Auto Industry

Cheap but not cheerful

Local car brand Xiali is struggling to compete

Feeling blue: the Xiali N5

The original ‘People’s Car’ was designed by Ferdinand Porsche, which may strike some as a paradox given his association with a much more expensive roadster. But in 1934 the German was given a different mission: to design an affordable car that could carry two adults and three children at speeds of 100km/h. The Volkswagen was the result.

China has a ‘people’s car’ too – in terms of an affordable, compact vehicle designed for familes – and it’s called the Xiali.

Close to 1.8 million Xiali cars have rolled off assembly lines since 1986. And last year the Xiali N5 sold 198,680 units, besting its closest rival, Chery’s QQ, in the mini-car category.

But as CBN Weekly reports in an article entitled ‘Goodbye Xiali’, all is not well with the brand. The maker of China’s best-known homegrown car – its name translates as ‘Charade’ in English – has found itself in an unenviable position. The more vehicles it sells, the more money it is losing.

The brand became a subsidiary of FAW in 2006 but Xiali’s recent results make for bleak reading. While sales of Xiali cars increased by 40,000 last year, falling gross margins resulted in a loss for the division of Rmb990 million.

CBN says Xiali is suffering from fierce competition – particularly from Geely, BYD and Chery – forcing it to cut prices to shore up sales volumes.

“Selling Xiali cars is barely profitable, even loss-making,” a salesman at a Hebei dealership confided to the magazine.

The squarish shape of the car is said to put off younger buyers. “We have repeatedly urged the manufacturer to make the shape more fashionable, but our view has never been listened to,” the salesman complains.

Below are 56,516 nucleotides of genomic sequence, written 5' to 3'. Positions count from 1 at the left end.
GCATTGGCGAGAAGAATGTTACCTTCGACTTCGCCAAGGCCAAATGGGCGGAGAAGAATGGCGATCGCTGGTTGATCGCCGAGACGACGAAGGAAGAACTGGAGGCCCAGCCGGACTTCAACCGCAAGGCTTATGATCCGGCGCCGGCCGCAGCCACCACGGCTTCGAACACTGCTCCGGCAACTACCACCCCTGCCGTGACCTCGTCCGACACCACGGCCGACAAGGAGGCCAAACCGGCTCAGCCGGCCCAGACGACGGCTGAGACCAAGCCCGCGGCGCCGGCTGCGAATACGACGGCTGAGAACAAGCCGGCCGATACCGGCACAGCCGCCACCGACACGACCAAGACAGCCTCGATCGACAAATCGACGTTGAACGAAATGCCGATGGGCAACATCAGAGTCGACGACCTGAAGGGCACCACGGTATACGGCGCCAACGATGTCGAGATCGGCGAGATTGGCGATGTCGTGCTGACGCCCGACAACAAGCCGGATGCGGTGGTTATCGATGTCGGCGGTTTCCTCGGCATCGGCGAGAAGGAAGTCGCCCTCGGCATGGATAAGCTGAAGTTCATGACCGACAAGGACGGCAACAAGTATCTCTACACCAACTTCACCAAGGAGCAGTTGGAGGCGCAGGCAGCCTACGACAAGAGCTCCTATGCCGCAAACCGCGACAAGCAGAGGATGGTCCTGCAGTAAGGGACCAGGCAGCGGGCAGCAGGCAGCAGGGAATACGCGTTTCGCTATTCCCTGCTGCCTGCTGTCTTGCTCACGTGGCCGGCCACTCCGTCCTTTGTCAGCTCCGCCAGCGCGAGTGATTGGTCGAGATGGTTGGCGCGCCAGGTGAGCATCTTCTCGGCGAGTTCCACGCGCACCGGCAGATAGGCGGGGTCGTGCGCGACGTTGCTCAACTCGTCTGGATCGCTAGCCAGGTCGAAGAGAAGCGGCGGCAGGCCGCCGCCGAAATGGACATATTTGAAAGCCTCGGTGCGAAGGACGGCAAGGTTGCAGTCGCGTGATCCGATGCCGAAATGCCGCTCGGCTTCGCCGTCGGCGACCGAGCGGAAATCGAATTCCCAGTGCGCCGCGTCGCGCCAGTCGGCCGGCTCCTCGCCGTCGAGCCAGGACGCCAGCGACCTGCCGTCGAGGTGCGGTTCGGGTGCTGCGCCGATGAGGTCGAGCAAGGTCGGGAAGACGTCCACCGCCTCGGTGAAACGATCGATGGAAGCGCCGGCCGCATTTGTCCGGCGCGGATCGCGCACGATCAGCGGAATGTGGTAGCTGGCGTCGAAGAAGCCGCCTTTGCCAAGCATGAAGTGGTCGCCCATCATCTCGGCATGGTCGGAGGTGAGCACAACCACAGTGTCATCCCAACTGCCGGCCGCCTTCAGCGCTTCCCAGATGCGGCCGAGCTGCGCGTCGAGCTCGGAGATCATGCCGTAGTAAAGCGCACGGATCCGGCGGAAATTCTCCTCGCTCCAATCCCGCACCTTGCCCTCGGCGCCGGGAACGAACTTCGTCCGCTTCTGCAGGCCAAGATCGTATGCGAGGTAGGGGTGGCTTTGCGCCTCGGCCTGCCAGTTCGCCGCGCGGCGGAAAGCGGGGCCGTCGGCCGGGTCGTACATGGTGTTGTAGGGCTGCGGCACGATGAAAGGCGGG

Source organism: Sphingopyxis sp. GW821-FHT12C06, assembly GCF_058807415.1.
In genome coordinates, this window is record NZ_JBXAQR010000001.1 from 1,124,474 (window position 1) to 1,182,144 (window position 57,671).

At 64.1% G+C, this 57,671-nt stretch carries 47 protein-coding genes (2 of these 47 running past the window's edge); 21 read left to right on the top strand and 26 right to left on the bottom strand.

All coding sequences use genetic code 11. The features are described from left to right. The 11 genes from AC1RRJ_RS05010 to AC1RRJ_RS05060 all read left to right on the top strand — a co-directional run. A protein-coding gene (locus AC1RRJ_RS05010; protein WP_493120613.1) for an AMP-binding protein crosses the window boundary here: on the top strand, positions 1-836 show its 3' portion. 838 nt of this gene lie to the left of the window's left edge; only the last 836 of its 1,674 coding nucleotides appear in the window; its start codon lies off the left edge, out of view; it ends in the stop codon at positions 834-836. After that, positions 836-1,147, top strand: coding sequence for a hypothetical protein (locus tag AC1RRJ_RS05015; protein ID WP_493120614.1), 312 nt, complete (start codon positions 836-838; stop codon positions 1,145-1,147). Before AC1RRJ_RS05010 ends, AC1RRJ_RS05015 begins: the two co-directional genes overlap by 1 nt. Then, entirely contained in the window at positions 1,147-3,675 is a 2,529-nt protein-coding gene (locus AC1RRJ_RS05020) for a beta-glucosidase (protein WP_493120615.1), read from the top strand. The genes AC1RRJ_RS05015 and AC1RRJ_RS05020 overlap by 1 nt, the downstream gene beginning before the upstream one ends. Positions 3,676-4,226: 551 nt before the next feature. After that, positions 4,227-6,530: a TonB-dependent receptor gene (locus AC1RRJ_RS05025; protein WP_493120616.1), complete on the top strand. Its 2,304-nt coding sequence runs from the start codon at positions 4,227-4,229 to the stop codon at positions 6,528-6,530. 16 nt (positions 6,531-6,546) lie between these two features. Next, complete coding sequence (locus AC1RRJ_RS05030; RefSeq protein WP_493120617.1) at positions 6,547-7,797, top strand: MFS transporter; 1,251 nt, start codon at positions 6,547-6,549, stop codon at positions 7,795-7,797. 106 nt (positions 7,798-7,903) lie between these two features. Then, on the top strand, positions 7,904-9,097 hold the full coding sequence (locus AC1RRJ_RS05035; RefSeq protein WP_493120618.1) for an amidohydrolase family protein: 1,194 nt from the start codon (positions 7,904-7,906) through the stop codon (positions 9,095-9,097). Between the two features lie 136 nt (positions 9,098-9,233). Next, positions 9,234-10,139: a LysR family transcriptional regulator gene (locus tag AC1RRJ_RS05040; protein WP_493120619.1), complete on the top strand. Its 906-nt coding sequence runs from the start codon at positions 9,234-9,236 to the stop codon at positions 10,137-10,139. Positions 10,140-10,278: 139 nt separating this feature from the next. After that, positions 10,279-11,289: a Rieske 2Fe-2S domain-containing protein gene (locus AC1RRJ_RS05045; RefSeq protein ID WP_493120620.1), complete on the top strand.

The carmaker’s troubles date back to 2007. Prior to that, Xiali didn’t have to pay much attention to styling new models, because most cities in China required that taxi drivers use the domestically-made vehicle. Taxi sales made up half of the firm’s sales.

But the grip on the taxi market began to slip in 2007. Beijing elected to buy Hyundai vehicles for its own taxi fleet, to boost its image ahead of the Olympics. Other cities followed suit, opting for bigger cars made by Volkswagen and Hyundai.

The N5 is Xiali’s newest incarnation of its classic model, and was released in 2009 to win back consumers. According to the firm’s website, the name derives from the five innovations that were employed to ‘reinvent’ the familiar Xiali vehicle. These were “new elegant style, new advanced power, new humanism trim, new delicate operational chassis and new high standard safety body.”

And the N5 did well enough last year in sales volume terms, helped by a Rmb60,000 ($9,259) price tag.

But Xiali still hasn’t found a profitable mix, and the N5 must now compete with plenty of new models from rivals. For instance, Chery has announced it will launch or upgrade five models this year. Its Cowin E5 was also well reviewed at the Shanghai Auto Show in April.

So it looks like the Xiali could continue to lose ground. In fact, there is almost something desperate in its description of the N5 in its English-language marketing materials, which talk of “a worth-respecting classical car” [sic].

Perhaps something was lost in translation, although Xiali’s parent FAW will need to do more to boost the N5’s appeal, as well as address its profitability problems. The latest plan is to open a new Xiali plant this year, to bring down manufacturing costs. The target is then to raise sales to 400,000 units per year.

But CBN Weekly still thinks it may be a losing battle, and that the Xiali is fast becoming a drag on FAW, one of the nation’s big four state-owned carmakers.


© ChinTell Ltd. All rights reserved.

Exclusively sponsored by HSBC.

The Week in China website and the weekly magazine publications are owned and maintained by ChinTell Limited, Hong Kong. Neither HSBC nor any member of the HSBC group of companies ("HSBC") endorses the contents and/or is involved in selecting, creating or editing the contents of the Week in China website or the Week in China magazine. The views expressed in these publications are solely the views of ChinTell Limited and do not necessarily reflect the views or investment ideas of HSBC. No responsibility will therefore be assumed by HSBC for the contents of these publications or for the errors or omissions therein.